Liu Xia (劉霞), the wife of imprisoned Chinese dissident and Nobel Peace Prize winner Liu Xiaobo (劉曉波), has been hospitalized in Beijing after experiencing heart problems, a family friend said yesterday.
Liu Xia, who has been under house arrest since 2010, but has not been charged with any crime, was hospitalized on Tuesday, said Mo Shaoping (莫少平), a human rights lawyer and close friend.
The move came less than two weeks after she was admitted to a different Beijing hospital only to be abruptly told to leave, he said.
“They continued looking for a hospital” after the first one turned her away, Mo said. “Now, the latest news is that Liu Xia has been admitted at a different hospital, but the police won’t let her family discuss any of the details.”
“Of course, it would be better if she could go abroad to see a doctor,” Mo said. “The problem is whether or not they will let her go. They won’t let her decide for herself.”
Those close to Liu have expressed increasing concern about her physical and mental state in the three years since she was first placed under house arrest, with some worrying that her depression has deepened in recent months due to her heavily restricted contact with friends and family.
She has no Internet, is not allowed visitors, may speak by phone only rarely to family and “non-sensitive” acquaintances, and must be accompanied by police whenever she runs errands such as buying groceries, said Hu Jia (胡佳), a political activist and friend.
“She watches TV. She reads books. Sometimes, she spends half an hour or so using a stationary bike on her porch,” Hu said. “But that’s not to say that her health is good.”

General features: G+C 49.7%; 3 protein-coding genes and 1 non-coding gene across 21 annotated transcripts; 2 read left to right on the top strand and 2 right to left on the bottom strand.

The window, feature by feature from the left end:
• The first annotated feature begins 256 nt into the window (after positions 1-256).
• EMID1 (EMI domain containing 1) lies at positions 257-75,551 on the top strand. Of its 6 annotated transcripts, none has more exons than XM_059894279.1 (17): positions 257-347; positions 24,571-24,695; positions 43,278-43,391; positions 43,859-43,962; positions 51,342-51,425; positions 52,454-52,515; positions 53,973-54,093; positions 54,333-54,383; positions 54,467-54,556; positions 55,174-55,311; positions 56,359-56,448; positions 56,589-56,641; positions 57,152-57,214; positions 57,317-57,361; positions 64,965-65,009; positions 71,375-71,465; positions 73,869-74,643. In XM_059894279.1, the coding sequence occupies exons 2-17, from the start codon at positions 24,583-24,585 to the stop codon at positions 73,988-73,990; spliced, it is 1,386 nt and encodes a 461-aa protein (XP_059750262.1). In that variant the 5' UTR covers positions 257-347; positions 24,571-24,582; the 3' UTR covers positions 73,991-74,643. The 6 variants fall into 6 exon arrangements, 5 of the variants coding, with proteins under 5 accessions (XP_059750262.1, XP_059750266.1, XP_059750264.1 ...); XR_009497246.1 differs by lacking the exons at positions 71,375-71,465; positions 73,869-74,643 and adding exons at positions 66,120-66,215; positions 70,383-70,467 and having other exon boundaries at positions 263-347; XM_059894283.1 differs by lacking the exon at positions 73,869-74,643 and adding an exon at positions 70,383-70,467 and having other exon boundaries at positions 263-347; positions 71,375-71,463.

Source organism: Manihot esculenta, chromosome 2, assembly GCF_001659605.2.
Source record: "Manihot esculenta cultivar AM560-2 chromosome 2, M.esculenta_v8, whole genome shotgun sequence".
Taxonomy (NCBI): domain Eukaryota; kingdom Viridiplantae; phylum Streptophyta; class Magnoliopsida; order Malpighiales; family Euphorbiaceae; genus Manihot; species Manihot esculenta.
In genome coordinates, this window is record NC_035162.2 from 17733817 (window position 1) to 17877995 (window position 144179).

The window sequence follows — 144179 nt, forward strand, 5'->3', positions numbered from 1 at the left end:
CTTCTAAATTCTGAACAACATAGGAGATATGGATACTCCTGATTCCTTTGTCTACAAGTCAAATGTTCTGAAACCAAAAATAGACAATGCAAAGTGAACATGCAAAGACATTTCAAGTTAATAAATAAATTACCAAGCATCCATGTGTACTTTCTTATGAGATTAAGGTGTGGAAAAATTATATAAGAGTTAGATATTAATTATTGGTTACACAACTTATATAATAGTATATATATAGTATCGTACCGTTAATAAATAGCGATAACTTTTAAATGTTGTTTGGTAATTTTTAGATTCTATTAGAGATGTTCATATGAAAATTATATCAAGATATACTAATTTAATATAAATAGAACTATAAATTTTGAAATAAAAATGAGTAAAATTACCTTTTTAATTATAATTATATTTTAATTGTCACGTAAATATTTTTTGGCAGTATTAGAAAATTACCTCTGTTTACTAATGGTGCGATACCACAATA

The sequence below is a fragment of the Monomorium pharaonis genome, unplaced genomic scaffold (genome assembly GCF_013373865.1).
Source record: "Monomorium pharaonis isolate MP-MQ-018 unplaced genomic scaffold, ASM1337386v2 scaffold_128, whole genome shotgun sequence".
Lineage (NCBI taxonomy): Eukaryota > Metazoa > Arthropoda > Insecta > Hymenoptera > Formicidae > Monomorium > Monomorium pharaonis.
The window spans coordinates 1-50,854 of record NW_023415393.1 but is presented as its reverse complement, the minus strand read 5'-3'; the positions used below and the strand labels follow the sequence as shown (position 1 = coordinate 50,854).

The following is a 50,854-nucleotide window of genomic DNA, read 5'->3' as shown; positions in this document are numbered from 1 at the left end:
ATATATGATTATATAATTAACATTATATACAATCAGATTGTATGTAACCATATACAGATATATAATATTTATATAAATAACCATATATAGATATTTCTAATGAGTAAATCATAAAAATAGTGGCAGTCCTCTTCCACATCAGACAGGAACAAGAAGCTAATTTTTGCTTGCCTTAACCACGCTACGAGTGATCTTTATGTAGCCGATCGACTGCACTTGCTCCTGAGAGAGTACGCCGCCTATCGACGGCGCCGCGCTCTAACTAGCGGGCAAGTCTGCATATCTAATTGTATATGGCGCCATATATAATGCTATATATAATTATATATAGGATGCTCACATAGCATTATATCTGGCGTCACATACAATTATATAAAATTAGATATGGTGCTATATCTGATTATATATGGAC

Liu Xia last visited her husband at a jail in northeast China last month, and last year she was allowed to leave her house for brief periods to attend the trial on fraud charges of her brother, Liu Hui (劉暉). He was sentenced to 11 years in jail in a case that relatives and lawyers have said was politically motivated retaliation against the family.
Liu Xiaobo was a co-author of Charter 08, a bold petition calling for political reform in the communist-ruled country, and he was sentenced to 11 years in prison in 2009 on subversion charges. His Nobel award the following year outraged Beijing.
Mo said that after a heart episode last month, Liu Xia was told by authorities she would be able to see a doctor at a police hospital.
She declined, saying that she wanted to see a doctor abroad instead, and police eventually allowed her to go to a Beijing hospital of her choosing, Mo said, but the following day hospital officials told her that she had to leave, offering no explanation.
Her friends suggest that either hospital staff were unnerved by the large police presence accompanying Liu or that authorities themselves requested her discharge.
“My personal opinion is that they think if Liu Xia is hospitalized, then journalists and foreign diplomats and close friends of her and Liu Xiaobo might go to see her,” Hu said. “This would put new pressure on the authorities.”